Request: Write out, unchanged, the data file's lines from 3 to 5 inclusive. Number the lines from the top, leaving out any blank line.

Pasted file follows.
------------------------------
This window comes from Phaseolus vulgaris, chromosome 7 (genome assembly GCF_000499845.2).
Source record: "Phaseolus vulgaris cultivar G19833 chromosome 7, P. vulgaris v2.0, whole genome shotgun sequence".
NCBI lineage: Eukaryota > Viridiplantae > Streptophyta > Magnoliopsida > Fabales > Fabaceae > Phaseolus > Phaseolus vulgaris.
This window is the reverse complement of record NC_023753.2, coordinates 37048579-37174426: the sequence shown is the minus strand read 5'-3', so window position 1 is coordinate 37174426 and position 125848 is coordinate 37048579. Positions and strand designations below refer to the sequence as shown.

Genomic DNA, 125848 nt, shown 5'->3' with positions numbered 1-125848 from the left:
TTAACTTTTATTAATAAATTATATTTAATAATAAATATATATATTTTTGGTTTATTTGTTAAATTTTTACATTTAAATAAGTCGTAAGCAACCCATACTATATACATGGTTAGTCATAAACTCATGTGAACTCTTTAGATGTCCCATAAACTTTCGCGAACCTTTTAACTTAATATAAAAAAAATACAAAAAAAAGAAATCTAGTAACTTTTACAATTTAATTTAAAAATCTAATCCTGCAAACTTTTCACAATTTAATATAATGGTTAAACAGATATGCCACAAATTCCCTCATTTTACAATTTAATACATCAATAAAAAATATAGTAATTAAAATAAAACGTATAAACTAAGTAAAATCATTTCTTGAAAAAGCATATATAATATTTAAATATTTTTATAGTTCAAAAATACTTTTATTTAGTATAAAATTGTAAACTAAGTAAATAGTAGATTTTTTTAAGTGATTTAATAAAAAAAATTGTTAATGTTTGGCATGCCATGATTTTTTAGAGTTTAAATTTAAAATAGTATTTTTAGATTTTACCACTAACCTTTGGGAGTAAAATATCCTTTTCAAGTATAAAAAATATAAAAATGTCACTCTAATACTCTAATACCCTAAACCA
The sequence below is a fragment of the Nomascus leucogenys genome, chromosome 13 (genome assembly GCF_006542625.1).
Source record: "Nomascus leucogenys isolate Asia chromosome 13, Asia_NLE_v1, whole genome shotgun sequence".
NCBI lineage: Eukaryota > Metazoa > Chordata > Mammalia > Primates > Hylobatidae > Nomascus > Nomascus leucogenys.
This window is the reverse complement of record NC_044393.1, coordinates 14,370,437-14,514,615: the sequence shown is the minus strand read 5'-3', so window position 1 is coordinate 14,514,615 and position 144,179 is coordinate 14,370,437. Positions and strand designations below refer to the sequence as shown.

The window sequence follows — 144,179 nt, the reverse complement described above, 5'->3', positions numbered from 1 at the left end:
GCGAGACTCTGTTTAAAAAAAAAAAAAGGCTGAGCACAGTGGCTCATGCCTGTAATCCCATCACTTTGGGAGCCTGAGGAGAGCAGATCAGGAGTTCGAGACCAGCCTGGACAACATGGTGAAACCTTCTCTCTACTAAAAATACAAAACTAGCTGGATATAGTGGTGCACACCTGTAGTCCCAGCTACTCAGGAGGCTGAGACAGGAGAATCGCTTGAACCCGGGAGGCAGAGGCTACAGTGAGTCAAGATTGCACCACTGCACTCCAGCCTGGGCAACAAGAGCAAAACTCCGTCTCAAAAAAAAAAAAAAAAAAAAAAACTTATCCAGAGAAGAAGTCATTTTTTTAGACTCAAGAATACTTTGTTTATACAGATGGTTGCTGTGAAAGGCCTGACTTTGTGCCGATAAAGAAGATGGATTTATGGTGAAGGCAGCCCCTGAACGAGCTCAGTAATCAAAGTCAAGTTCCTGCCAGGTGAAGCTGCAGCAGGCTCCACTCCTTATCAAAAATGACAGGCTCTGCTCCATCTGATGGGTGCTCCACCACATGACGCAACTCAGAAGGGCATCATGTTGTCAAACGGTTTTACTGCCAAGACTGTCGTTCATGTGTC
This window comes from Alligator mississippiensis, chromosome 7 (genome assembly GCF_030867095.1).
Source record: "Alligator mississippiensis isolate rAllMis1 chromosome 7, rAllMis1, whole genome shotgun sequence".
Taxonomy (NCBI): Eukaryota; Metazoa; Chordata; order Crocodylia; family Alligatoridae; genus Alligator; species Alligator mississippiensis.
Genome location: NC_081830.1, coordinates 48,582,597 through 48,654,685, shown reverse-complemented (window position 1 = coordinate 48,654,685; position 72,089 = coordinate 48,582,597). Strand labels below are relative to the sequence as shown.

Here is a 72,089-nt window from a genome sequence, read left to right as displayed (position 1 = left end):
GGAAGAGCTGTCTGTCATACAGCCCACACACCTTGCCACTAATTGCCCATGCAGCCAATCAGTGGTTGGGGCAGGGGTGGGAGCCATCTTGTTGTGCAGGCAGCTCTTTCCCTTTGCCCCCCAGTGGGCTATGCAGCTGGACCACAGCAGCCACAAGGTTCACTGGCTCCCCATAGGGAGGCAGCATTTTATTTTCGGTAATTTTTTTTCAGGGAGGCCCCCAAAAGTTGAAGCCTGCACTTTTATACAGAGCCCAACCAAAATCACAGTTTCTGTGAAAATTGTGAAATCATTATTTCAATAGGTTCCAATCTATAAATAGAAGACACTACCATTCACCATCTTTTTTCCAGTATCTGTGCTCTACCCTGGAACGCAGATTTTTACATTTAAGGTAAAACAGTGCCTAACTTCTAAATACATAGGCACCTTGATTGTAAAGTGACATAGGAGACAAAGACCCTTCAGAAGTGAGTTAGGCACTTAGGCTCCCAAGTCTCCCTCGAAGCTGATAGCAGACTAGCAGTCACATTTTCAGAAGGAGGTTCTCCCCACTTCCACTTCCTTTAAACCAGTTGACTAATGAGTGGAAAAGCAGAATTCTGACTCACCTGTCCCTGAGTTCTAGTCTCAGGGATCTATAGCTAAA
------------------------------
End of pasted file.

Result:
NCBI lineage: Eukaryota > Viridiplantae > Streptophyta > Magnoliopsida > Fabales > Fabaceae > Phaseolus > Phaseolus vulgaris.
This window is the reverse complement of record NC_023753.2, coordinates 37048579-37174426: the sequence shown is the minus strand read 5'-3', so window position 1 is coordinate 37174426 and position 125848 is coordinate 37048579. Positions and strand designations below refer to the sequence as shown.

Genomic DNA, 125848 nt, shown 5'->3' with positions numbered 1-125848 from the left: